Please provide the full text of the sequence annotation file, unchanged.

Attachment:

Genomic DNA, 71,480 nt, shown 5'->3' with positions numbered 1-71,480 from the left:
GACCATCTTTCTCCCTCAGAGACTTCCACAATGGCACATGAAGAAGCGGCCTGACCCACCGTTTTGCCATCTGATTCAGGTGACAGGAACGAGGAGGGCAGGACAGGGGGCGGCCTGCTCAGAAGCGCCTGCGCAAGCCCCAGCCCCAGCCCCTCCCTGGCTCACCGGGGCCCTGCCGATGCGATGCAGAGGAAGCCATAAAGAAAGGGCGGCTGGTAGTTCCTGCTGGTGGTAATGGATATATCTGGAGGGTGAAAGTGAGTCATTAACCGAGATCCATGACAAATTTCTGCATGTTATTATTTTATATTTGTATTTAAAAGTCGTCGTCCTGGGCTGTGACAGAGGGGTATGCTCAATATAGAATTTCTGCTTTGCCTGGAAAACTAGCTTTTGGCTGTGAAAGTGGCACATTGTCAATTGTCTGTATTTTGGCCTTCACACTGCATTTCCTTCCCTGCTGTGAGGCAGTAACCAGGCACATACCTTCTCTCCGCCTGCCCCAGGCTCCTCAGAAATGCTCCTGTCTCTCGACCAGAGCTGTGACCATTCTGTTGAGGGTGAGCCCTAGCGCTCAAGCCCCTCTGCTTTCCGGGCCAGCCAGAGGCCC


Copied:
Genomic DNA, 71,480 nt, shown 5'->3' with positions numbered 1-71,480 from the left:
GACCATCTTTCTCCCTCAGAGACTTCCACAATGGCACATGAAGAAGCGGCCTGACCCACCGTTTTGCCATCTGATTCAGGTGACAGGAACGAGGAGGGCAGGACAGGGGGCGGCCTGCTCAGAAGCGCCTGCGCAAGCCCCAGCCCCAGCCCCTCCCTGGCTCACCGGGGCCCTGCCGATGCGATGCAGAGGAAGCCATAAAGAAAGGGCGGCTGGTAGTTCCTGCTGGTGGTAATGGATATATCTGGAGGGTGAAAGTGAGTCATTAACCGAGATCCATGACAAATTTCTGCATGTTATTATTTTATATTTGTATTTAAAAGTCGTCGTCCTGGGCTGTGACAGAGGGGTATGCTCAATATAGAATTTCTGCTTTGCCTGGAAAACTAGCTTTTGGCTGTGAAAGTGGCACATTGTCAATTGTCTGTATTTTGGCCTTCACACTGCATTTCCTTCCCTGCTGTGAGGCAGTAACCAGGCACATACCTTCTCTCCGCCTGCCCCAGGCTCCTCAGAAATGCTCCTGTCTCTCGACCAGAGCTGTGACCATTCTGTTGAGGGTGAGCCCTAGCGCTCAAGCCCCTCTGCTTTCCGGGCCAGCCAGAGGCCC